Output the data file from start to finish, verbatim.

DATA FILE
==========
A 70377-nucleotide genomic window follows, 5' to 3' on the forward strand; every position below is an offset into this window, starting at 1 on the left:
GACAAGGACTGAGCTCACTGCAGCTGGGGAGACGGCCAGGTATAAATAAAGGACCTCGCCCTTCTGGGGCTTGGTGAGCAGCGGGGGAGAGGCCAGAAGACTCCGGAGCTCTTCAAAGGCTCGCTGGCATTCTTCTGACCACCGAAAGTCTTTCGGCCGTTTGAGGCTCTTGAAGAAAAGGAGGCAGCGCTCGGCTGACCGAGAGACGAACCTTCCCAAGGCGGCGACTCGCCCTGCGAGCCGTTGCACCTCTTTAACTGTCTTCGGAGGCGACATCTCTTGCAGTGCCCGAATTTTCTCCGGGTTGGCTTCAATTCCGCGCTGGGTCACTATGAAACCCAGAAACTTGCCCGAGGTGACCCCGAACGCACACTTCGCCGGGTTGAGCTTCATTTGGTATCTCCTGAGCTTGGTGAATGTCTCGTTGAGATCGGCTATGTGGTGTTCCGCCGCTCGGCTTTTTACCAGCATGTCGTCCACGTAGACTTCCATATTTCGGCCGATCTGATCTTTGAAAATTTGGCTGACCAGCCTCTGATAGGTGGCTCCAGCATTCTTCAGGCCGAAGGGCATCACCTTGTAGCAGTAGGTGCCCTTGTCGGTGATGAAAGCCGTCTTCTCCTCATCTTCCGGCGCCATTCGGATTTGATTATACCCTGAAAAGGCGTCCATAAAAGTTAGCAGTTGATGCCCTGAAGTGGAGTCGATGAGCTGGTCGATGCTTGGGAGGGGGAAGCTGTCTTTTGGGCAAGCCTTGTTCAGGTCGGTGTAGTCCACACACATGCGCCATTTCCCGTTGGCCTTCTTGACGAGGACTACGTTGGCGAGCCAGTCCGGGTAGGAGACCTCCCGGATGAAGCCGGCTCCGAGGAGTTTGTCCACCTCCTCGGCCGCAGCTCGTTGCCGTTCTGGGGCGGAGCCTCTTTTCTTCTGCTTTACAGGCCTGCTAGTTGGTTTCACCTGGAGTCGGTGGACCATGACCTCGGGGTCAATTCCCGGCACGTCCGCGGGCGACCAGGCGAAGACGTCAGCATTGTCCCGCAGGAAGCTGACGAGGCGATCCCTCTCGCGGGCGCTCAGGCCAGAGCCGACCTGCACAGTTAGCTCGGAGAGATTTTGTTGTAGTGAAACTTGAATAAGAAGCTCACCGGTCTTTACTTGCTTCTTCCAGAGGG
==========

A 70377-nucleotide genomic window follows, 5' to 3' on the forward strand; every position below is an offset into this window, starting at 1 on the left:
GACAAGGACTGAGCTCACTGCAGCTGGGGAGACGGCCAGGTATAAATAAAGGACCTCGCCCTTCTGGGGCTTGGTGAGCAGCGGGGGAGAGGCCAGAAGACTCCGGAGCTCTTCAAAGGCTCGCTGGCATTCTTCTGACCACCGAAAGTCTTTCGGCCGTTTGAGGCTCTTGAAGAAAAGGAGGCAGCGCTCGGCTGACCGAGAGACGAACCTTCCCAAGGCGGCGACTCGCCCTGCGAGCCGTTGCACCTCTTTAACTGTCTTCGGAGGCGACATCTCTTGCAGTGCCCGAATTTTCTCCGGGTTGGCTTCAATTCCGCGCTGGGTCACTATGAAACCCAGAAACTTGCCCGAGGTGACCCCGAACGCACACTTCGCCGGGTTGAGCTTCATTTGGTATCTCCTGAGCTTGGTGAATGTCTCGTTGAGATCGGCTATGTGGTGTTCCGCCGCTCGGCTTTTTACCAGCATGTCGTCCACGTAGACTTCCATATTTCGGCCGATCTGATCTTTGAAAATTTGGCTGACCAGCCTCTGATAGGTGGCTCCAGCATTCTTCAGGCCGAAGGGCATCACCTTGTAGCAGTAGGTGCCCTTGTCGGTGATGAAAGCCGTCTTCTCCTCATCTTCCGGCGCCATTCGGATTTGATTATACCCTGAAAAGGCGTCCATAAAAGTTAGCAGTTGATGCCCTGAAGTGGAGTCGATGAGCTGGTCGATGCTTGGGAGGGGGAAGCTGTCTTTTGGGCAAGCCTTGTTCAGGTCGGTGTAGTCCACACACATGCGCCATTTCCCGTTGGCCTTCTTGACGAGGACTACGTTGGCGAGCCAGTCCGGGTAGGAGACCTCCCGGATGAAGCCGGCTCCGAGGAGTTTGTCCACCTCCTCGGCCGCAGCTCGTTGCCGTTCTGGGGCGGAGCCTCTTTTCTTCTGCTTTACAGGCCTGCTAGTTGGTTTCACCTGGAGTCGGTGGACCATGACCTCGGGGTCAATTCCCGGCACGTCCGCGGGCGACCAGGCGAAGACGTCAGCATTGTCCCGCAGGAAGCTGACGAGGCGATCCCTCTCGCGGGCGCTCAGGCCAGAGCCGACCTGCACAGTTAGCTCGGAGAGATTTTGTTGTAGTGAAACTTGAATAAGAAGCTCACCGGTCTTTACTTGCTTCTTCCAGAGGG